Yes - that is right. You can enjoy a delicious lunch, from an excellent kitchen supervised by executive chef Sunil Ghai with a menu designed by Michelin-starred chef Atul Kochhar. Given that I've eaten Sunday lunch at Atul's previous restaurant, Tamarind in London, where a Sunday lunch costs in the region of £30, the deal at Ananda is truly great (and the food is better than Tamarind!).

Ananda is a lovely restaurant, decorated in dark colours with splashes of pink and other bright colours. Amazing flower-like lanterns are suspended from the ceiling. At night-time, the atmosphere is intimate and cosy.

The stylish interior
You start your lunch with a choice of vegetarian or non-vegetarian tapas. Having enjoyed lunch at Ananda several times, I can say that it doesn't matter which platter you choose, as both are delicious. On my recent visit however, I went for the non-vegetarian tapas (shown below). From left to right, I enjoyed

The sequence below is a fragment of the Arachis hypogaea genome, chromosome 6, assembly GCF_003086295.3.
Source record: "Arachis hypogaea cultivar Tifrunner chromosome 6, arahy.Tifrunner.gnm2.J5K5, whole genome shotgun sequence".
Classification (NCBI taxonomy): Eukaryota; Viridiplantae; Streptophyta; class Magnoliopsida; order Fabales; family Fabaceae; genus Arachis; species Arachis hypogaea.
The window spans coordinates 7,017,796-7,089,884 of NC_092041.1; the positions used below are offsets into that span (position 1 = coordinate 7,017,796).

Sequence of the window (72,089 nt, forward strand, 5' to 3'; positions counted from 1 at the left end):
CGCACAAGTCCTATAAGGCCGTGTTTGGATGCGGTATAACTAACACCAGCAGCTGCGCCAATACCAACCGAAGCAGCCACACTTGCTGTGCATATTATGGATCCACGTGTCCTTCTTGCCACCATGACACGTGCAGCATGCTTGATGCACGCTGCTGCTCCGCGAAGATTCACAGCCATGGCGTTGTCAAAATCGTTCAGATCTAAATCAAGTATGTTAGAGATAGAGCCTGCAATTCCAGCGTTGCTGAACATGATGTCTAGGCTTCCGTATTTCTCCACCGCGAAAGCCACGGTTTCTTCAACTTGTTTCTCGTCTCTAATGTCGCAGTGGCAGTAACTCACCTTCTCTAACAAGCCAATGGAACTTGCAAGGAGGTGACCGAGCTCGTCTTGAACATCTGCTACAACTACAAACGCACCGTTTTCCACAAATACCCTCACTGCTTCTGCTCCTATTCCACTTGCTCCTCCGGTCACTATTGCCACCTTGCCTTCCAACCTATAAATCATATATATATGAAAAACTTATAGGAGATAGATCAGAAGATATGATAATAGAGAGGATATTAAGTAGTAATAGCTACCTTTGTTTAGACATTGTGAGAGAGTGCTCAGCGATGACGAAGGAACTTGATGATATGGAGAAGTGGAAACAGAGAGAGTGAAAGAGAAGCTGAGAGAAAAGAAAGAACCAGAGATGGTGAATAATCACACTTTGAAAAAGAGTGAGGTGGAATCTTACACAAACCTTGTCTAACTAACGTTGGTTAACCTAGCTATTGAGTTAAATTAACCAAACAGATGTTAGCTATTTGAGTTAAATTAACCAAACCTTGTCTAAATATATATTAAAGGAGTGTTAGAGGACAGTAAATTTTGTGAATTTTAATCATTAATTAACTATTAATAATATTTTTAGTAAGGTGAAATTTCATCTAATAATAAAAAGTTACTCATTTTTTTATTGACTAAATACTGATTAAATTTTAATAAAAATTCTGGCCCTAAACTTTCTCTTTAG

• Malai kebab (chicken in a gently spiced marinade)
  • Tempura fried prawn - deliciously plump and firm
  • Fish tikka - Tilapia fish in a mustard marinade, cooked in the tandoor
  • Seekh kebab - juicy, spicy minced lamb, bursting with flavour
The meat-based tapas platter
The selection for main course is short and sweet with approximately 4-5 curries and biryanis on offer. From my experience, the vegetarian curries are the best (although the Goan prawn curry and chicken  tikka masala are well tasty). I selected the Paneer Lababdar as my main course, which consisted of chunks of silky smooth paneer cheese in a smooth, tomato and onion masala finished with cream. All curries come served with rice, but if you fancy adding a naan, a basic naan or garlic, onion & coriander will cost you a measly 1.50 extra.

Paneer curry